Overcoming the "third great schism"

This post continues an exploration of the book Deep Church Rising by Andrew G. Walker and Robin A. Parry. To read other posts in the series, click a number: 1, 3456789. 

Walker and Parry assert that a move toward "deep church" is essential if the church's "third great schism" is to be healed. That schism resulted from a centuries-long movement in Christendom away from the historic, orthodox Christian faith. In this post we'll see how the schism arose and what it entails.

Modernity and secularization
The authors largely attribute the third great schism to the secularization of western-Christian cultures. They define secularization as "the complex of social processes by which religious thinking, practices, and institutions become socially marginalized" (p. 32). The rise of secularization in the West has stretched from the 1500s until now, with the net effect being that God was effectively banished from acting in the world. Deism became the popular conception, with God seen as operating "from a distance" on a largely mechanistic cosmos.

Portrait of René Descartes
by Frans Hals (ca. 1649-1700)
Public Domain, Wikimedia Commons
Within this secularized, modernistic setting, human reason reigned supreme (recall RenĂ© Descarte's statement, "I think, therefore I am") and supernaturalism was suspect (how do you rationalize miracles?). A hermeneutic of suspicion replaced that of trust toward God, his revelation and Christian tradition. Orthodox doctrines of the church such as the Trinity, the incarnation and the resurrection became open to attack. Christian values were more and more relegated to the sidelines in public life and discourse. Add to this the rise of the industrial age with its urbanization, individualism and rapid growth of capitalism leading to a rampant consumerism that is expressed in this statement: "I shop, therefore I am."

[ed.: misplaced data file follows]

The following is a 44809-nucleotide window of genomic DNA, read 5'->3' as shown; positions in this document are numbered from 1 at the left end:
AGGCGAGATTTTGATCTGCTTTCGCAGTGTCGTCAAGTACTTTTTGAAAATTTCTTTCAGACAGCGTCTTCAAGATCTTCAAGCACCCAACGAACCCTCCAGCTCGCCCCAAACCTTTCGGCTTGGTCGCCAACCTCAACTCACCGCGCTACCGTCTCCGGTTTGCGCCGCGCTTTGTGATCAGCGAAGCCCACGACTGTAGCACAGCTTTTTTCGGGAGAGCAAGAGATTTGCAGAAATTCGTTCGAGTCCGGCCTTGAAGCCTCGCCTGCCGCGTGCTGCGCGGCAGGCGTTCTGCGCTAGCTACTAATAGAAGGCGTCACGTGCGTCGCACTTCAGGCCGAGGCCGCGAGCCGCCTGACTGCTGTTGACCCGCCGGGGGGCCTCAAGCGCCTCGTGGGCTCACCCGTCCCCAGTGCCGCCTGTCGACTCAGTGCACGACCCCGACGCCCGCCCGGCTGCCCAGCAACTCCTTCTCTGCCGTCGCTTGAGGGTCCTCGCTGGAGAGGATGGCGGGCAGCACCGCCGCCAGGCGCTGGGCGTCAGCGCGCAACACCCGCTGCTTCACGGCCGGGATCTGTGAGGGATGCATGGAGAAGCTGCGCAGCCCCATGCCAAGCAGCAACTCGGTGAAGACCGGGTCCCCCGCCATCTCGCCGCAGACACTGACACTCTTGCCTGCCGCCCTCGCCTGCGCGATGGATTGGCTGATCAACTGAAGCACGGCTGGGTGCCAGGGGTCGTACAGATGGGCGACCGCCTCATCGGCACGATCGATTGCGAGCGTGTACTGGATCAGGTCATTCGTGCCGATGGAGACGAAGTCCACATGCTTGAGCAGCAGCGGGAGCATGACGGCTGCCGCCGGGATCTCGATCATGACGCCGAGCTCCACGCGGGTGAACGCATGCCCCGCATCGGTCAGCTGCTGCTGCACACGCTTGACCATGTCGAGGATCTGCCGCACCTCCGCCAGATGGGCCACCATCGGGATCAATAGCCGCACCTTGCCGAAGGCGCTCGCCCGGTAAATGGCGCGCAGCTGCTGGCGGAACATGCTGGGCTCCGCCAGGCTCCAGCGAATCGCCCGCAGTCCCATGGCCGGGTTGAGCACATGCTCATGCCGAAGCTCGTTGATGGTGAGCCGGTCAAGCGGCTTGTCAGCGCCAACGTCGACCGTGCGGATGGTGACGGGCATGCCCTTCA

As a result of these factors, the social significance of the church diminished--a move exacerbated by the emergence of scientism in which religion, viewed increasingly as subjective and arbitrary, was relegated to the private realm (p. 30). The authors comment:
The public world came to be dominated by pragmatic, instrumental reason that aims at maximizing efficiency by tailoring means to ends. By contrast, the private world is the world of emotional escape from the harsh impersonal and rationalistic realm of the public square.... This way of dividing up the world was unknown before modernity but seems second nature now (p. 34). 
In this modernistic setting, the work of the church, along with belief in God, became largely a private matter and, therefore, only marginally relevant in the life of the culture at large. As the authors note, it's not that modernity rejected Christianity, but that it began to view Christianity with indifference (p. 36).

In modernity, the individual and not God or the church, is at the center of life. This person-centeredness continues in postmodernity, though the individual is "subjected to de-centering and deconstructing" (p. 40). Postmodern thought also differs from modernism in its rejection of scientism with its inherent positivism. Instead, postmodern thought is open to truth beyond the scope of science. In that way, postmodernism represents a return to some aspects of premodern thinking, though the church continues to be marginalized, with religion being seen merely as one of several options with therapeutic benefits.

The Christendom of pre-modernity (and the early years of modernity) is gone forever (p. 43). The cultural shift that sidelined Christianity from the center of public (and even private) life and discourse, is an undeniable reality. At times the church sought to respond to this shift in ways that were tantamount to abandoning the historic, Christian faith (tradition). It is this abandonment that the authors of Deep Church Rising refer to as the "third great schism." This movement was, no doubt, often motivated by good desires to make Christianity relevant to modern/postmodern people. But the effect, in many instances, has been to lose the very center of the Christian tradition, namely the gospel itself (the apostolic tradition).

Retrieving the tradition
In order to heal the third great schism, the authors call upon the church to return to its ancient, premodern tradition. This move toward deep church, "is neither 'renewal' nor 'revival,' but retrieval... A quest for something old" (p. 49). It's not a church-growth gimmick, another program or a mere technique. Instead it's a necessary step back so we can move forward toward a church faithful to the tradition while being relevant in the current modern/postmodern cultural context. The authors comment:
The purpose of going back is not one of antiquarian curiosity, but to retrieve something that we have lost in order to make the church vital again in the present. And the something that evangelicals and others have lost and need to retrieve is tradition" (p. 49).
Of course, the word tradition makes many Protestants nervous. Why? Because to them, "tradition" means "dead tradition." But that is not what Walker and Parry want to retrieve. Instead, they are calling for a return to the "apostolic tradition." Next time we'll see what that entails.